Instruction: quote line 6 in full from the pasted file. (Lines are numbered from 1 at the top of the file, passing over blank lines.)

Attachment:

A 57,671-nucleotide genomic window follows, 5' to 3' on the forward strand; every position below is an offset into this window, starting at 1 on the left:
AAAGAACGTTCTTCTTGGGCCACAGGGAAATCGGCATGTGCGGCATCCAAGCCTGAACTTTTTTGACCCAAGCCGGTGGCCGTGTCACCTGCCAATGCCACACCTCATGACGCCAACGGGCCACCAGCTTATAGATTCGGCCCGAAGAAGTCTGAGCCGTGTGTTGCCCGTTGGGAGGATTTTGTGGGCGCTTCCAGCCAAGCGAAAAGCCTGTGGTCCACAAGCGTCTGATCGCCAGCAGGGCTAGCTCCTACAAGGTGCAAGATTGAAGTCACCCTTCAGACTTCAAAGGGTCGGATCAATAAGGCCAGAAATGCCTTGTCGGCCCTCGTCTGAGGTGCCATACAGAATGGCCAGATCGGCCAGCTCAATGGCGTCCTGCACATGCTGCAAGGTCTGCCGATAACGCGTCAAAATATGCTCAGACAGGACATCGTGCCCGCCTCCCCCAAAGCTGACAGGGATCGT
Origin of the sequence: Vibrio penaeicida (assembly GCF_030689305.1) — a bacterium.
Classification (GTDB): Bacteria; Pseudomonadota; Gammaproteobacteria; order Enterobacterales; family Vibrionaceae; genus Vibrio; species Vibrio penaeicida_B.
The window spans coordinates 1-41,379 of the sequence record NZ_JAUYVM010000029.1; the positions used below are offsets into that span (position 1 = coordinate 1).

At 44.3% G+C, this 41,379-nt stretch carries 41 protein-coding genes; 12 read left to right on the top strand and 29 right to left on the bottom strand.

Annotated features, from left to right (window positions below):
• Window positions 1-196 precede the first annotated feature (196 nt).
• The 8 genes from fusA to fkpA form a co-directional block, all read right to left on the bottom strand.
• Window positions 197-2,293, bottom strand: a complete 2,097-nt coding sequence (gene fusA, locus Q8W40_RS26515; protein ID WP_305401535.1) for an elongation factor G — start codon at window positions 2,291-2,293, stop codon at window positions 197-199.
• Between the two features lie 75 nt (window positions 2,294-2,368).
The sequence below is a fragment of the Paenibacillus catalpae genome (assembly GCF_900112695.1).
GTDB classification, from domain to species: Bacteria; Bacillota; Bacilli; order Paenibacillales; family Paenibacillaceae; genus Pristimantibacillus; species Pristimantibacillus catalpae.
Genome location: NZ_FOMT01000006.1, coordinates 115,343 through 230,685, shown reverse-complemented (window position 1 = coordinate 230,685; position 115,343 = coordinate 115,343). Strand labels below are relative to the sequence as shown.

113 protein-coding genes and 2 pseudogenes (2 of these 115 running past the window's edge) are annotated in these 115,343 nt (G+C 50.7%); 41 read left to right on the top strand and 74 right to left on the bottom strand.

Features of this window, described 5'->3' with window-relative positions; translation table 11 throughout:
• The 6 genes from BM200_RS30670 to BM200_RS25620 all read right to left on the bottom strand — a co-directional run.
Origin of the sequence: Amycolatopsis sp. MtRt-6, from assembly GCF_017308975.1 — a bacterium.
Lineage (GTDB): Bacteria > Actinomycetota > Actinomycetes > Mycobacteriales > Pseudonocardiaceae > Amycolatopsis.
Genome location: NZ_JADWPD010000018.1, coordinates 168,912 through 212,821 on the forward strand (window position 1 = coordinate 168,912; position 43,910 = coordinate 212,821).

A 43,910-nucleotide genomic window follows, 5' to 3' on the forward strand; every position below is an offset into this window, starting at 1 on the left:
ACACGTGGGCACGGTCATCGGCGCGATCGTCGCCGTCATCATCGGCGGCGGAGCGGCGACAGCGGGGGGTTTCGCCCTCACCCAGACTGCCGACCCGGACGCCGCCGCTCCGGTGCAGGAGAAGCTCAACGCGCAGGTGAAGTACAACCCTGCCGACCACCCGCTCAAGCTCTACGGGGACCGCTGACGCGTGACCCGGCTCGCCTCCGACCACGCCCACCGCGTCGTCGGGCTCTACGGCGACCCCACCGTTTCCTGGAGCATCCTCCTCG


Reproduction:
At 44.3% G+C, this 41,379-nt stretch carries 41 protein-coding genes; 12 read left to right on the top strand and 29 right to left on the bottom strand.